A stunning 16.9% of households said they were struggling to feed their children. Bauer then estimated how many children are living in those households, and examined their demographics.

The numbers are even worse for Black families, 30% of which are struggling to afford food right now. The rate for Hispanic households is 25%. The struggle to feed children is yet another way the coronavirus crisis is hitting people of color disproportionately harder.

Hamilton Project data on food insecurity
Hamilton Project data on food insecurity
HuffPost US

The unemployment rate was 11.1% in June — lower than in May but still historically high — and some believe that number doesn’t truly represent job conditions currently, as many businesses have been forced to close again to deal with the resurgence of the virus.

Relief checks cut in late March helped many Americans buy food and necessities, but given how quickly the neediest households spent that money, it’s likely long gone by now. And at the end of the month the beefed up unemployment insurance passed through the CARES Act expires, too.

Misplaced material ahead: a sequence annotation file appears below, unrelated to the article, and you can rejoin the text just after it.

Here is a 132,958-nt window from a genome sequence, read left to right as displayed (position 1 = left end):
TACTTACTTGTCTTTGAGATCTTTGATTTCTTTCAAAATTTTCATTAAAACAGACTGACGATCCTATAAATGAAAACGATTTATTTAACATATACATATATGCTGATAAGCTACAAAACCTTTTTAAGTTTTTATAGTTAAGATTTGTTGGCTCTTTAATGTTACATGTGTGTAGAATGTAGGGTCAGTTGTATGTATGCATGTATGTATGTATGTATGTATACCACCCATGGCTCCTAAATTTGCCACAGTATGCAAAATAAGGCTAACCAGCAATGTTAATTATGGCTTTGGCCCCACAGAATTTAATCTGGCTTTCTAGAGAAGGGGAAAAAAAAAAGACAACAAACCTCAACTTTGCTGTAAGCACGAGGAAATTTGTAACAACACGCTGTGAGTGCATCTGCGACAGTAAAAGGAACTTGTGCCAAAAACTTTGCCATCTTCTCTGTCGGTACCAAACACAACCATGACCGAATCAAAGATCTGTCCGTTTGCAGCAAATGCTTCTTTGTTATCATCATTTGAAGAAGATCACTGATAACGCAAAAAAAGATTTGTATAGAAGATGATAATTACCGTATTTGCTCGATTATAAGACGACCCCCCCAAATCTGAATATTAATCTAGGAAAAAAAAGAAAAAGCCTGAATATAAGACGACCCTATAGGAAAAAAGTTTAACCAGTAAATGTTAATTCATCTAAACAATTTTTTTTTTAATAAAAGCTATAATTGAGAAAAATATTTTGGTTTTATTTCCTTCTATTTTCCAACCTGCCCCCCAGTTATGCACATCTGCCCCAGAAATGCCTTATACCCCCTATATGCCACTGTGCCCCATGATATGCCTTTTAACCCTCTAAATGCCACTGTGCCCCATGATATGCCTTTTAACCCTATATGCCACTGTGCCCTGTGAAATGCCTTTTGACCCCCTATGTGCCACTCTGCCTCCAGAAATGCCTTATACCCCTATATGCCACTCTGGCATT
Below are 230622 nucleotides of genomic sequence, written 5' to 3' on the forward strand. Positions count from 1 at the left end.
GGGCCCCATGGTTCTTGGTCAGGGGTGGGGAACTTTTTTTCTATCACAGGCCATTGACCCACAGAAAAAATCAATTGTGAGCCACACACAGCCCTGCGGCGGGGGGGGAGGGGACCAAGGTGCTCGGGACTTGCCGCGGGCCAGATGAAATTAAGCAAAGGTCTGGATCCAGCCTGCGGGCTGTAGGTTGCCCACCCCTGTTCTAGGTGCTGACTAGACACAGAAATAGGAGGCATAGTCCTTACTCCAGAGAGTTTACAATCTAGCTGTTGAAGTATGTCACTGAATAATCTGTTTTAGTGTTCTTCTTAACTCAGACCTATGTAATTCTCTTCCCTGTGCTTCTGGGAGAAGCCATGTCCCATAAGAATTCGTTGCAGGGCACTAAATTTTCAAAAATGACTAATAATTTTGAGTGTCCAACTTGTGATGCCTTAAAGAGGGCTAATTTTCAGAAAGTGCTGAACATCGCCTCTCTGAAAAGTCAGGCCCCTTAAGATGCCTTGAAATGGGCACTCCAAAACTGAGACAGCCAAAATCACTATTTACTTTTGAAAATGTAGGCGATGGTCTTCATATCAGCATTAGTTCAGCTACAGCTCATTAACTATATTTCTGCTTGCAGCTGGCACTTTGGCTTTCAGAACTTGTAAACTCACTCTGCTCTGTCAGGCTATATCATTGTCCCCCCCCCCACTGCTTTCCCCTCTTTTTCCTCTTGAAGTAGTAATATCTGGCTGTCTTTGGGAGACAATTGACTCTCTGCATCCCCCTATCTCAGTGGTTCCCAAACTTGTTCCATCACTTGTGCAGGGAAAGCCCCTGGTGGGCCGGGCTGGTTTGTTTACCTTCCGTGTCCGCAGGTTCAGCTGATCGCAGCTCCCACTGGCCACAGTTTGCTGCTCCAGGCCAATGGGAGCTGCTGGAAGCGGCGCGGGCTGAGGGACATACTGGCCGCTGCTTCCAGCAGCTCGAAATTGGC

Even parents with jobs are struggling to pay for food. Many relied on meals provided by their children’s school to help alleviate the cost of groceries; in an ordinary year, children’s rates of food insecurity go up in the summer, Bauer said.

But the school backstop is gone. Parents are struggling to buy more food with kids at home and it’s looking unlikely that things will go back to normal in September. For example, the country’s largest school system, New York City, just announced that children will only be attending school in person one to three days a week.

Meanwhile, food generally has gotten more expensive. The average cost of groceries has gone up by nearly 5% — and as much as 10% for some categories of food like meat, eggs and dairy — over the past year, according to federal data, because of massive shifts in how we’re eating because of the pandemic. Demand for food in grocery stores went up and food suppliers weren’t prepared for the change. The rise in food prices hit lower-income families harder, too: Not only did everything cost more, but it is more difficult to bargain-hunt when you want to reduce your exposure to a virus.